DACA and Human Capital Investment Decisions

Economists love to repeat (over and over) that incentives matter. This leads to one way of examining differences in educational achievement by investigating differences in the return to education among different people. The logic goes as follows: If people like me don’t tend to land high-paying or satisfying jobs after completing some level of education,…

The Effect of School Vouchers on Spiritual Practices

A new working paper, by Daniel Hungerman, Kevin Rinz, and Jay Frymark, entitled, “Beyond the Classroom: The Implications of School Vouchers for Church Finances“, was just released via the NBER working paper series. Although the paper still needs to be peer reviewed, I think it provides valuable insight. Here is the abstract (emphasis added): Governments…

Is Poverty in (2/3 of) Africa Mostly Chronic or Transient?

A lot has been said recently about the reduction in global poverty over the past few decades. Although the positive coverage of these encouraging statistics is certainly justified, important questions still remain. Many of these questions relate to the dynamics of poverty, rather than simply snapshots of static poverty. In short, static poverty measurements (which…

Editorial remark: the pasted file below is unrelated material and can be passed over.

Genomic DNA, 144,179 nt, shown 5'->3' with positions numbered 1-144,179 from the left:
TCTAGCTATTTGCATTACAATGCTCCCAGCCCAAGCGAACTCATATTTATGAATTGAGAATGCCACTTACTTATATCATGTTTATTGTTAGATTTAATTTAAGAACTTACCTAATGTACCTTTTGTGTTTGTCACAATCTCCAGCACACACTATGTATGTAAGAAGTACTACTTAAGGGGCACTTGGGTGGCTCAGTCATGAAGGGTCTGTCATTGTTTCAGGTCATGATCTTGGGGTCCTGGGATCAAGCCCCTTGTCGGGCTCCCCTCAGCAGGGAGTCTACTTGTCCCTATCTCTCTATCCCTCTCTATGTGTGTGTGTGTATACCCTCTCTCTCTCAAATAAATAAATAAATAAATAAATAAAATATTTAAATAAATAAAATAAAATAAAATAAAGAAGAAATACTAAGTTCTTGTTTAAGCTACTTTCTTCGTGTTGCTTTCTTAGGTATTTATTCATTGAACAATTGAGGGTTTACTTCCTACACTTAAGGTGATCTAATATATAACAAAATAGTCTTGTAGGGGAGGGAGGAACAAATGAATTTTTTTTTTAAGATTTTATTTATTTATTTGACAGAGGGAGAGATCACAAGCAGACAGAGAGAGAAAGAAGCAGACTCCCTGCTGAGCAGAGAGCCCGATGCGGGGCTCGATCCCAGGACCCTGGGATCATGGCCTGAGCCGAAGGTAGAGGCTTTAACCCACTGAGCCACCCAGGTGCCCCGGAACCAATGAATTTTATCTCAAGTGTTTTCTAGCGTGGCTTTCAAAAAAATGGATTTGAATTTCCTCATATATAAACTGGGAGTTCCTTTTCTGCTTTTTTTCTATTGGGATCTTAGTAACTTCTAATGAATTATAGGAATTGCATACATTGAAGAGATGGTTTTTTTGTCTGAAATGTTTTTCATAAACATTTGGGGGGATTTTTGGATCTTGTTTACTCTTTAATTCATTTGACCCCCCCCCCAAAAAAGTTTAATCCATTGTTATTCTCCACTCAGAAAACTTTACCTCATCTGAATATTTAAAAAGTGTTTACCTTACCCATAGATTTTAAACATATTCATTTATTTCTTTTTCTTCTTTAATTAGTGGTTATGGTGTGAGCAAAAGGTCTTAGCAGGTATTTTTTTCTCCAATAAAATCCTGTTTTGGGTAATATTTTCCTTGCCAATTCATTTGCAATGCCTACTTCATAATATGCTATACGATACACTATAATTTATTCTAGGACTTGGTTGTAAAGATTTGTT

Happy New Year!

Happy New Year everyone! This marks the 5th year of this blog. I initially started this blog as a way to stay in touch with friends and family during my semester studying in Ghana and when I was living and working in Kenya. Since then this space has turned into a professional output of mine.…

RCTs as “Gold Standard”?

Earlier this year I read Tim Ogden’s book entitled, “Experimental Conversations: Perspectives on Randomized Trials in Development Economics“*. Including interviews from the “randomistas” (e.g. Michael Kremer, Ester Duflo, Abijit Bannerjee, Dean Karlan), “skeptics” (e.g. Angus Deaton), and folks not typically associated with RCTs (e.g. Tyler Cowen), it was an interesting book to read. One of…